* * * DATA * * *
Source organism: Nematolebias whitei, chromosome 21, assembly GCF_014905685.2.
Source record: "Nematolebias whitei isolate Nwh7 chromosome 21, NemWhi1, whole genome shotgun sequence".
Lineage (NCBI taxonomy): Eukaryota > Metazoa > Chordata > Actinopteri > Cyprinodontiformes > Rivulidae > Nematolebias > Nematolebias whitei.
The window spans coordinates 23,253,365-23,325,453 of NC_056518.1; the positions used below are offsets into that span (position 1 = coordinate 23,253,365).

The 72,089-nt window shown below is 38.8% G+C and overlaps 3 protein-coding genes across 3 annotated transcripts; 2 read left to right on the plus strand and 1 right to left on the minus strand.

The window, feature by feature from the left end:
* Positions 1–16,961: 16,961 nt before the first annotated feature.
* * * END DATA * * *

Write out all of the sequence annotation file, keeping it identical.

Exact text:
Source organism: Nematolebias whitei, chromosome 21, assembly GCF_014905685.2.
Source record: "Nematolebias whitei isolate Nwh7 chromosome 21, NemWhi1, whole genome shotgun sequence".
Lineage (NCBI taxonomy): Eukaryota > Metazoa > Chordata > Actinopteri > Cyprinodontiformes > Rivulidae > Nematolebias > Nematolebias whitei.
The window spans coordinates 23,253,365-23,325,453 of NC_056518.1; the positions used below are offsets into that span (position 1 = coordinate 23,253,365).

The 72,089-nt window shown below is 38.8% G+C and overlaps 3 protein-coding genes across 3 annotated transcripts; 2 read left to right on the plus strand and 1 right to left on the minus strand.

The window, feature by feature from the left end:
* Positions 1–16,961: 16,961 nt before the first annotated feature.